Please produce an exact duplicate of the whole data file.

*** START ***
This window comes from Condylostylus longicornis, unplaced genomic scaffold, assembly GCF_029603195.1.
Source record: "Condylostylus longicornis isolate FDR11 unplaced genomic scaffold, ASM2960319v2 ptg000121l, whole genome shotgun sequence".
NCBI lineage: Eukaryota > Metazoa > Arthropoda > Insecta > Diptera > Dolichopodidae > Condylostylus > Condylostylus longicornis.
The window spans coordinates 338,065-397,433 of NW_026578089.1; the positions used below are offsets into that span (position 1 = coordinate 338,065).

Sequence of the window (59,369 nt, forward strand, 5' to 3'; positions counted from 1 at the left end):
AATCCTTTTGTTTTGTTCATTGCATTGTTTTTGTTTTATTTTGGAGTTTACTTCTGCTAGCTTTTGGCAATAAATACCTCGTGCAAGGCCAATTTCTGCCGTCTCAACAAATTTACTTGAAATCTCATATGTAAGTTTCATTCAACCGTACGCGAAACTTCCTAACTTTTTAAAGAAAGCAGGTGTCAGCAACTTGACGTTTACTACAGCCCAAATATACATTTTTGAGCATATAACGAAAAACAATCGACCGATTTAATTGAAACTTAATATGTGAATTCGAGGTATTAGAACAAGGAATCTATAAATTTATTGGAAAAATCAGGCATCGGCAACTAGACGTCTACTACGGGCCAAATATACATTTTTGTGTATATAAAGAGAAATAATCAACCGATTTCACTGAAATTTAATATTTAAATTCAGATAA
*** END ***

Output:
This window comes from Condylostylus longicornis, unplaced genomic scaffold, assembly GCF_029603195.1.
Source record: "Condylostylus longicornis isolate FDR11 unplaced genomic scaffold, ASM2960319v2 ptg000121l, whole genome shotgun sequence".
NCBI lineage: Eukaryota > Metazoa > Arthropoda > Insecta > Diptera > Dolichopodidae > Condylostylus > Condylostylus longicornis.
The window spans coordinates 338,065-397,433 of NW_026578089.1; the positions used below are offsets into that span (position 1 = coordinate 338,065).

Sequence of the window (59,369 nt, forward strand, 5' to 3'; positions counted from 1 at the left end):
AATCCTTTTGTTTTGTTCATTGCATTGTTTTTGTTTTATTTTGGAGTTTACTTCTGCTAGCTTTTGGCAATAAATACCTCGTGCAAGGCCAATTTCTGCCGTCTCAACAAATTTACTTGAAATCTCATATGTAAGTTTCATTCAACCGTACGCGAAACTTCCTAACTTTTTAAAGAAAGCAGGTGTCAGCAACTTGACGTTTACTACAGCCCAAATATACATTTTTGAGCATATAACGAAAAACAATCGACCGATTTAATTGAAACTTAATATGTGAATTCGAGGTATTAGAACAAGGAATCTATAAATTTATTGGAAAAATCAGGCATCGGCAACTAGACGTCTACTACGGGCCAAATATACATTTTTGTGTATATAAAGAGAAATAATCAACCGATTTCACTGAAATTTAATATTTAAATTCAGATAA